On appeal from the Superior Court of New Jersey, Law Division, Criminal Part, Passaic County, 98-10-970-I.
Before Judges Petrella, Kestin and Alley.
The opinion of the court was delivered by: Kestin, J.A.D.
NOT FOR PUBLICATION WITHOUT THE APPROVAL OF THE APPELLATE DIVISION
Defendant was charged with two first degree crimes: purposeful or knowing murder of one victim (N.J.S.A. 2C:11-3a(1) or (2)) and attempted murder of another (N.J.S.A. 2C:5-1 and :11-3); three second degree crimes: two counts of possession of a handgun with purpose to use it unlawfully against others (N.J.S.A. 2C:39-4a) and a single count of endangering the welfare of a child (N.J.S.A. 2C:24-4a); and ten counts of fourth degree receipt, purchase or acquisition of a handgun without a permit (N.J.S.A. 2C:39-10a and :58-3a). The endangering count was dismissed on the State's motion, and the remaining charges were tried to a jury. Acquitting defendant of purposeful and knowing murder, the jury found him guilty of lesser-included aggravated manslaughter (N.J.S.A. 2C:11- 4a) and of the remaining charges.
At sentencing, the court merged the possession of weapons convictions with the related convictions for aggravated manslaughter and attempted murder and imposed consecutive prison terms for the latter convictions, respectively, of twenty-one years and sixteen years both subject to the eighty-five percent and five- year parole supervision requirements of the No Early Release Act, N.J.S.A. 2C:43-7.2. Ten one-year terms of imprisonment were imposed for the weapons-permit offenses to be served concurrently with each other and with the longer terms. Appropriate statutory assessments and penalties were ordered.
Defendant appeals from the convictions and sentences, raising the following issues:
POINT ITHE TRIAL COURT'S UNEXPLAINED CLOSURE OF THE COURTROOM, AND EJECTION OF DEFENDANT'S FAMILY, DURING JURY SELECTION VIOLATED DEFENDANT'S RIGHT UNDER THE SIXTH AMENDMENT AND ARTICLE I, PARA. 10 OF THE NEW JERSEY CONSTITUTION, AND REQUIRES A REVERSAL OF DEFENDANT'S CONVICTIONS.
POINT II THE TRIAL COURT ERRED IN DENYING DEFENDANT'S MOTION FOR A JUDGMENT OF ACQUITTAL ON COUNTS 5 THROUGH 14 FOR A LACK OF ANY EVIDENCE OF THE MATERIAL ELEMENT OF UNLAWFUL "PURCHASE" OR "ACQUISITION".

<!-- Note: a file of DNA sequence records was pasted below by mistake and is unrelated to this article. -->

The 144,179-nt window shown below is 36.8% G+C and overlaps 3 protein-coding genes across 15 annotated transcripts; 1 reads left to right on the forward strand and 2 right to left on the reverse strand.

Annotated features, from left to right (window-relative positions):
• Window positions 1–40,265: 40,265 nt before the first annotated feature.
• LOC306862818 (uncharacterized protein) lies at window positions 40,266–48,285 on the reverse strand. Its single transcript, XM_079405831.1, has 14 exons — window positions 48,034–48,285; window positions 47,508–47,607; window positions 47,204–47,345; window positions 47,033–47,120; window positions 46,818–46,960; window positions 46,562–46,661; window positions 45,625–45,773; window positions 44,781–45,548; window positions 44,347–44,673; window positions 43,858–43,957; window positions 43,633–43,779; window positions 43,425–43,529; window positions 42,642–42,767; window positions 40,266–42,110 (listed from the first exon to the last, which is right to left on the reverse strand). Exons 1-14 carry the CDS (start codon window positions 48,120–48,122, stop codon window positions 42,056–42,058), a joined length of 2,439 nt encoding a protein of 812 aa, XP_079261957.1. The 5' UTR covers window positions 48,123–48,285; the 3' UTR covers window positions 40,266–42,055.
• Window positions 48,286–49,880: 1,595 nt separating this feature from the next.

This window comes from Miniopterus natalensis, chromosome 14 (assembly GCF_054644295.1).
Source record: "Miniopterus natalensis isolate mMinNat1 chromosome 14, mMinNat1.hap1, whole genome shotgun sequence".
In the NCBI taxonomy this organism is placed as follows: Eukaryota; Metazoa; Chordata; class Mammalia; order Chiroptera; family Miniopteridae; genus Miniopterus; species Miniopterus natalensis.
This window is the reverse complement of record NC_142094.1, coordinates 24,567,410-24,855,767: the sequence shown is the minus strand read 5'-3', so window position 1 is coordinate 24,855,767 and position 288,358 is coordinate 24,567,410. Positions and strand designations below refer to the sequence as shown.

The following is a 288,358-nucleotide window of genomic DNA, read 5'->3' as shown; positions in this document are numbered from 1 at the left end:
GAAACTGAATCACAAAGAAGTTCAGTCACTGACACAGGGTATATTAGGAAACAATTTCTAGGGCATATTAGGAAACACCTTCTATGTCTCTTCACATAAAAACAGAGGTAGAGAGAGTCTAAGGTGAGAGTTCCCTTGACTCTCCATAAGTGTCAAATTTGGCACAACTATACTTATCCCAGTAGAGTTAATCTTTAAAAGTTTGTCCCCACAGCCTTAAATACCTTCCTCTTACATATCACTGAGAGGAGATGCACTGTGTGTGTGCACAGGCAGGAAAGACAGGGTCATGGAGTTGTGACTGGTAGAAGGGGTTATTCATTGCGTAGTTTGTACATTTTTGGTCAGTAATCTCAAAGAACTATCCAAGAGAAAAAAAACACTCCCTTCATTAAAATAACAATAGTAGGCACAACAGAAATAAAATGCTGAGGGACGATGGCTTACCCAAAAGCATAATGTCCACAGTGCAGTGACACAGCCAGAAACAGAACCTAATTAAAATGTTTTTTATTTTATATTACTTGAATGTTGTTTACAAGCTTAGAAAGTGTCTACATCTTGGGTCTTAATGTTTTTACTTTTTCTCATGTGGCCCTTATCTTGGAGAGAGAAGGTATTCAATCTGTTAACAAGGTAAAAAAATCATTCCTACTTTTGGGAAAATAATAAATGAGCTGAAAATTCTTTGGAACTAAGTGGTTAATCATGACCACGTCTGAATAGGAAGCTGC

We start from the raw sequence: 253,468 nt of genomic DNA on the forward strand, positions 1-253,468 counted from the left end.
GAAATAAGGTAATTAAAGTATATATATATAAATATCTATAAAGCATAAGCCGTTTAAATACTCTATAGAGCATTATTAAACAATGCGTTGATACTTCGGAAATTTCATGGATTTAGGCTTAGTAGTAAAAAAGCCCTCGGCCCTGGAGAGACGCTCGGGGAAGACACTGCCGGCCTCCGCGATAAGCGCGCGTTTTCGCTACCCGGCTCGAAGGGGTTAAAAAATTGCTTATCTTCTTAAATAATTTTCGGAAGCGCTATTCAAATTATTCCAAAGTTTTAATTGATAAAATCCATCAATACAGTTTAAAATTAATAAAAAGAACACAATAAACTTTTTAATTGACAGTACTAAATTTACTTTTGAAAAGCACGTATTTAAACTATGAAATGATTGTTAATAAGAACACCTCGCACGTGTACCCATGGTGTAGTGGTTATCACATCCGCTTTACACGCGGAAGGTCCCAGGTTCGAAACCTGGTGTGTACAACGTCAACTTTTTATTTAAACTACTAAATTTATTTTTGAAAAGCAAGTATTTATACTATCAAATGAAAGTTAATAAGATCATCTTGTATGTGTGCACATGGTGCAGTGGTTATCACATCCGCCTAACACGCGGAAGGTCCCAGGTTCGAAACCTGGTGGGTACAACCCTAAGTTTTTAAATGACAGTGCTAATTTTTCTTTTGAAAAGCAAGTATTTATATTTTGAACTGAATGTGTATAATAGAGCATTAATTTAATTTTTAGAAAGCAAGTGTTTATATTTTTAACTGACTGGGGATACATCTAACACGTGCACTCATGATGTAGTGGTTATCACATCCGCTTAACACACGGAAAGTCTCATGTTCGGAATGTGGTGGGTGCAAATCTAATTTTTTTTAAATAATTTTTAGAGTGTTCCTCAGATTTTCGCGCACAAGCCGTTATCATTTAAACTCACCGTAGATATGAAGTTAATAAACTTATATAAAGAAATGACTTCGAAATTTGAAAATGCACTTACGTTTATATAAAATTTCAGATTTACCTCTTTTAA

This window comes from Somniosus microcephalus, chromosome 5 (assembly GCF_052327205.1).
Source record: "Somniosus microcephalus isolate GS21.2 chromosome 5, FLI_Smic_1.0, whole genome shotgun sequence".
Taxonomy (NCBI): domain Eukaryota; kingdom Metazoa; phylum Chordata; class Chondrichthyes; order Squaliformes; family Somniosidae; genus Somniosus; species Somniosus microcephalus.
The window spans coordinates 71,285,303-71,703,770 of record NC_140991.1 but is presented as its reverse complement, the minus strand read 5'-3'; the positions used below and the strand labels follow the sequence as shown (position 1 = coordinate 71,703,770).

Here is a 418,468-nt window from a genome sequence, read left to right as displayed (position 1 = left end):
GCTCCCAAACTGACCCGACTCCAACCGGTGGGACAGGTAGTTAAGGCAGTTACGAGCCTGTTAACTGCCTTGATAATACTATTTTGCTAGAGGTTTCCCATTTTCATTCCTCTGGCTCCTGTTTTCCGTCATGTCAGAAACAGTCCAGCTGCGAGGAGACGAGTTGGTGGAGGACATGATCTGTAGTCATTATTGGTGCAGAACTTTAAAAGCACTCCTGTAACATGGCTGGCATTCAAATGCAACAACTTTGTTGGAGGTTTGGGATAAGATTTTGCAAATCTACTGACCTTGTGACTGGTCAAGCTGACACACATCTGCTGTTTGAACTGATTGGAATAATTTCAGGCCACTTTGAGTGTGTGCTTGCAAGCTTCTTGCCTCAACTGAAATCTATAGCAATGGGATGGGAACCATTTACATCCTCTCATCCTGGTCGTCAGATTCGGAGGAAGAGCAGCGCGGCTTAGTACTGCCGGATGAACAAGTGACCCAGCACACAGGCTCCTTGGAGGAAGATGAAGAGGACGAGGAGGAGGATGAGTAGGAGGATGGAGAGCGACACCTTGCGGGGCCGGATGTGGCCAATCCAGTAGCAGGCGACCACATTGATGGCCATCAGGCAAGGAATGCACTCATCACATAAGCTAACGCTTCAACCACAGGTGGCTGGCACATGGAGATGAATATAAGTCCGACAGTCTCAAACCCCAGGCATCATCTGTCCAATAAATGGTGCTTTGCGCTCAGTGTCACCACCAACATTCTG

POINT III THE TRIAL COURT ERRED IN ADMITTING EVIDENCE PURSUANT TO N.J.R.E. 404(b) RESULTING IN SUBSTANTIAL PREJUDICE TO DEFENDANT'S RIGHT TO A FAIR AND IMPARTIAL VERDICT.
POINT IV MULTIPLE ACTS OF PROSECUTORIAL MISCONDUCT, UNCORRECTED BY THE TRIAL COURT, DEPRIVED DEFENDANT OF HIS RIGHT TO A FAIR AND IMPARTIAL VERDICT.
a. DESPITE JUDICIAL INSTRUCTION, THE PROSECUTOR ELICITED TESTIMONY TO SHOW THAT DEFENDANT INVOKED HIS RIGHT TO "SILENCE" AND TO AN ATTORNEY DURING POST-ARREST QUESTIONING.
b. THE PROSECUTOR'S COMMENTS BOTH IN HIS OPENING AND CLOSING STATEMENTS WERE BOTH OUTSIDE THE EVIDENCE AND HIGHLY PREJUDICIAL (PARTIALLY RAISED BELOW).
c. THE PROSECUTOR COMMITTED SERIOUS DISCOVERY VIOLATIONS PREJUDICIAL TO THE DEFENSE, AND THE TRIAL COURT ERRED IN FAILING TO GRANT DEFENDANT'S MOTION FOR A MISTRIAL.
POINT VTHE SENTENCE IN THIS CASE WAS EXCESSIVE, AND WAS IMPOSED WITHOUT PROPER APPLICATION OF THE SENTENCING GUIDELINES, THE RULES OF MERGER, OR THE MANDATES OF STATE v. YARBOUGH ON THE IMPOSITION OF CONSECUTIVE SENTENCES.
a. THE TRIAL COURT ERRED IN FAILING TO "MERGE" FOR SENTENCING PURPOSES THE CONVICTIONS FOR ATTEMPTED MURDER AND AGGRAVATED MANSLAUGHTER.
b. THE IMPOSITION OF CONSECUTIVE SENTENCES IN THE CIRCUMSTANCES OF THIS CASE WAS BOTH EXCESSIVE AND IN VIOLATION OF THE SENTENCING ANALYSIS MANDATED BY STATE v. YARBOUGH.
POINT VI THE TRIAL COURT ERRED IN DENYING DEFENDANT'S MOTION TO SUPPRESS.
We reverse, dismissing the weapons-permit charges and remanding for a new trial on the remaining counts as modified.
The charges arose from an incident outside defendant's home at about 1:30 a.m. on June 18, 1998. According to his own testimony, defendant was dozing in an easy chair when he was awakened by the sound of a car exhaust in front of his house. The sound faded away. The same sound recurred and faded away a second time. On hearing the car a third time, defendant looked out the window. He saw a male leave a black car stopped in the street with its engine running. That person carried an object in his hand and crossed the street walking toward the homes of defendant and his neighbor. Defendant retrieved a handgun and returned to the window to see the intruder attempting to break the driver's side window of the neighbor's parked car. Defendant then went out the front door of his home onto the porch, yelled at the individual, and simultaneously fired a shot. Defendant contended that he aimed at a wall across the street because he only wanted to scare the person and chase him away, not hit him.
After the shot was fired, the intruder ran across the street to the idling car, jumped in, closed the door, and drove backwards up the street. Defendant walked down one or two steps and fired another shot just as the vehicle began to back up. He claimed that he pointed his gun toward the neighbor's parked car, not at the moving car, and that he had no intent to injure anyone. He said he was unaware that the moving car had any occupants other than the driver. After the second shot was fired, the black car continued to back up and disappeared from view.
One of the shots penetrated the windshield of the black car. The front seat passenger was shot through the head. The driver testified that the second shot was fired several seconds following the first after he had been traveling in reverse for about five seconds. Defendant testified ...